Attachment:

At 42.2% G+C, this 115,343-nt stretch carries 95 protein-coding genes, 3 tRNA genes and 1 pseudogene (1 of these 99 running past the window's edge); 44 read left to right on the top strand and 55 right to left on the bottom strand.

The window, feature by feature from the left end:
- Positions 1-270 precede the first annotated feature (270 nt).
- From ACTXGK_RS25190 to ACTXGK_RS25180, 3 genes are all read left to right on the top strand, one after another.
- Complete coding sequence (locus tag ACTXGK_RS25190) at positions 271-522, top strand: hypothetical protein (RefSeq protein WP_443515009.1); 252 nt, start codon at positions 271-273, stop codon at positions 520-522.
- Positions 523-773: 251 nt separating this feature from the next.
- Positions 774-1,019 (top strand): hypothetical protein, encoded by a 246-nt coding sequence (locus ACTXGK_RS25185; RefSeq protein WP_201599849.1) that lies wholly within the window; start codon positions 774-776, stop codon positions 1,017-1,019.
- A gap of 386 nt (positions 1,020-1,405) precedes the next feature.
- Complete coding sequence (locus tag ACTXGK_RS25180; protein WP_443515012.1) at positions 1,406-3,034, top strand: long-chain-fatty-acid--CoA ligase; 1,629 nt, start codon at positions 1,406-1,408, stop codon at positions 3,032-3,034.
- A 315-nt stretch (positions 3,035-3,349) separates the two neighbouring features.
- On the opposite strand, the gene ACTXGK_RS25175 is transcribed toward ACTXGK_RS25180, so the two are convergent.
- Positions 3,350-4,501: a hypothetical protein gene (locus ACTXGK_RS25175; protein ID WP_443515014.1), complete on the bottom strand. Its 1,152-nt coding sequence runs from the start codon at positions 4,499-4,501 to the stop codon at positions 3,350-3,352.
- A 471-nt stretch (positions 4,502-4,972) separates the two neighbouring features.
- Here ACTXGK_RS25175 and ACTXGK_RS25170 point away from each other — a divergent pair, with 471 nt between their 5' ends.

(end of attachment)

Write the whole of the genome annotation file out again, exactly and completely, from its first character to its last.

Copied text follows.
At 42.2% G+C, this 115,343-nt stretch carries 95 protein-coding genes, 3 tRNA genes and 1 pseudogene (1 of these 99 running past the window's edge); 44 read left to right on the top strand and 55 right to left on the bottom strand.

The window, feature by feature from the left end:
- Positions 1-270 precede the first annotated feature (270 nt).
- From ACTXGK_RS25190 to ACTXGK_RS25180, 3 genes are all read left to right on the top strand, one after another.
- Complete coding sequence (locus tag ACTXGK_RS25190) at positions 271-522, top strand: hypothetical protein (RefSeq protein WP_443515009.1); 252 nt, start codon at positions 271-273, stop codon at positions 520-522.
- Positions 523-773: 251 nt separating this feature from the next.
- Positions 774-1,019 (top strand): hypothetical protein, encoded by a 246-nt coding sequence (locus ACTXGK_RS25185; RefSeq protein WP_201599849.1) that lies wholly within the window; start codon positions 774-776, stop codon positions 1,017-1,019.
- A gap of 386 nt (positions 1,020-1,405) precedes the next feature.
- Complete coding sequence (locus tag ACTXGK_RS25180; protein WP_443515012.1) at positions 1,406-3,034, top strand: long-chain-fatty-acid--CoA ligase; 1,629 nt, start codon at positions 1,406-1,408, stop codon at positions 3,032-3,034.
- A 315-nt stretch (positions 3,035-3,349) separates the two neighbouring features.
- On the opposite strand, the gene ACTXGK_RS25175 is transcribed toward ACTXGK_RS25180, so the two are convergent.
- Positions 3,350-4,501: a hypothetical protein gene (locus ACTXGK_RS25175; protein ID WP_443515014.1), complete on the bottom strand. Its 1,152-nt coding sequence runs from the start codon at positions 4,499-4,501 to the stop codon at positions 3,350-3,352.
- A 471-nt stretch (positions 4,502-4,972) separates the two neighbouring features.
- Here ACTXGK_RS25175 and ACTXGK_RS25170 point away from each other — a divergent pair, with 471 nt between their 5' ends.